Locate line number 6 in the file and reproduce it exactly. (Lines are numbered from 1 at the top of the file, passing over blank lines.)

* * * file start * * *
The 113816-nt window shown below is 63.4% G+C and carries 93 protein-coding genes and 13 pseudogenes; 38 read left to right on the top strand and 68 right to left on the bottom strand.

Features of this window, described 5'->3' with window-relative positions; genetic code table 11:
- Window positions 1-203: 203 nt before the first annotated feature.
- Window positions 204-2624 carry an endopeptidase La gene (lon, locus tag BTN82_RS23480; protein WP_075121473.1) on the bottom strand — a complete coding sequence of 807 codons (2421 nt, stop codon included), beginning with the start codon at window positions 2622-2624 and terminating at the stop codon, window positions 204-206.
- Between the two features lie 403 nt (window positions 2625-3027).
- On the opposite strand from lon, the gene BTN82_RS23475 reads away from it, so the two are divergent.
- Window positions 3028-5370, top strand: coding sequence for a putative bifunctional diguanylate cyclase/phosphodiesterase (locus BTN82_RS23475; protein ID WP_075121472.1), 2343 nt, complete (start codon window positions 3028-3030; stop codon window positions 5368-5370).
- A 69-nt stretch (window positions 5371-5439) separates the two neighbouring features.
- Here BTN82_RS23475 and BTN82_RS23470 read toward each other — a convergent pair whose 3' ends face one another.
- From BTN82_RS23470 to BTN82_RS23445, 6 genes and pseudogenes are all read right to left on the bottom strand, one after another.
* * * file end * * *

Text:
- On the opposite strand from lon, the gene BTN82_RS23475 reads away from it, so the two are divergent.